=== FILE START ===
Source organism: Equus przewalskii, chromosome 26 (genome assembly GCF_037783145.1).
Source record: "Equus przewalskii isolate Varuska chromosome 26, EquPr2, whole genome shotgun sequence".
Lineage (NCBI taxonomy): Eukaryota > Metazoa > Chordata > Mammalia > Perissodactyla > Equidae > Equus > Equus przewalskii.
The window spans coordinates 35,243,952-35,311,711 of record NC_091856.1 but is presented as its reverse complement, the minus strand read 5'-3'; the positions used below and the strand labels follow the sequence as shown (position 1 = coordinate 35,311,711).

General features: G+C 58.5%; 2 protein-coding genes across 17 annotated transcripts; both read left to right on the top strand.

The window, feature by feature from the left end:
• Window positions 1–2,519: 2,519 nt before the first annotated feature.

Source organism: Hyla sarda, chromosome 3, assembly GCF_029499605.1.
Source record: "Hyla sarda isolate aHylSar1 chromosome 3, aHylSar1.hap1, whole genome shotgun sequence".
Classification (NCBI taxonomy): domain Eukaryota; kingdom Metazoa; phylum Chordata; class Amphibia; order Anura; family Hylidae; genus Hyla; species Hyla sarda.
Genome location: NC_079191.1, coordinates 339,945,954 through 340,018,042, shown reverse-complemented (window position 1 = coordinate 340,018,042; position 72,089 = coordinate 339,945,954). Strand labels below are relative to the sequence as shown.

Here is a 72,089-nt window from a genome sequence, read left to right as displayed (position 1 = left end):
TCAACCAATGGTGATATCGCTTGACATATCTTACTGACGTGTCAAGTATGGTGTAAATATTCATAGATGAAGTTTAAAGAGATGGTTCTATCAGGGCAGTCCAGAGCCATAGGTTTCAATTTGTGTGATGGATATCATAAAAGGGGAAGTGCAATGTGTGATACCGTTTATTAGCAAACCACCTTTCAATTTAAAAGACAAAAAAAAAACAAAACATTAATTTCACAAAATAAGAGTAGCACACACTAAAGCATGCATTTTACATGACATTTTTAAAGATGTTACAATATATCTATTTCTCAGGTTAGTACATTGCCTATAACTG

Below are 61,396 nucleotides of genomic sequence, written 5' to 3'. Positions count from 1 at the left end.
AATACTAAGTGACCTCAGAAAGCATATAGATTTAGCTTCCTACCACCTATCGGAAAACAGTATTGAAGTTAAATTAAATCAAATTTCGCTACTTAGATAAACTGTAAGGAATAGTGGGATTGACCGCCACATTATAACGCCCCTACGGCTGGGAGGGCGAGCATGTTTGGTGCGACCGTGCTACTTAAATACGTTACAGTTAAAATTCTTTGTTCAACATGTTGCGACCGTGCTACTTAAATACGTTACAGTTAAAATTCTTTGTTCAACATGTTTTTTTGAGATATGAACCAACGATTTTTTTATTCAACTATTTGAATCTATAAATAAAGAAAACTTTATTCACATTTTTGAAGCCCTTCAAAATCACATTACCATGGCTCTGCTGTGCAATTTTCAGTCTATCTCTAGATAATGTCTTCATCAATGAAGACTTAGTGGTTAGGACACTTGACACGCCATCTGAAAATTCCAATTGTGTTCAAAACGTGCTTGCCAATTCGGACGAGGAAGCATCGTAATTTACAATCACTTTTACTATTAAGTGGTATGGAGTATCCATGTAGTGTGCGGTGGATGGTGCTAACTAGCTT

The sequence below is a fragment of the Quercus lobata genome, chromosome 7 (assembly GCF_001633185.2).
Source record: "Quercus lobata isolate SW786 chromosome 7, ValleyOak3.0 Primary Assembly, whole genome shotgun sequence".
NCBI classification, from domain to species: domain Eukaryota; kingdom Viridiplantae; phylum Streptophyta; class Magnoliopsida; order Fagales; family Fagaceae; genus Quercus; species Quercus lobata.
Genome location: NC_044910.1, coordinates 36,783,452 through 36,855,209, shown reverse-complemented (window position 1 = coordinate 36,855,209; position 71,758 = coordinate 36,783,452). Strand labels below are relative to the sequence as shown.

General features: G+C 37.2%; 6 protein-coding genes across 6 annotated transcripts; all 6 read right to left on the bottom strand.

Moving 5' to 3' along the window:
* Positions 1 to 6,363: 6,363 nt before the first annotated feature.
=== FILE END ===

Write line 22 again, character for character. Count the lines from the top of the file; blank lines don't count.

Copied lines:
* Positions 1 to 6,363: 6,363 nt before the first annotated feature.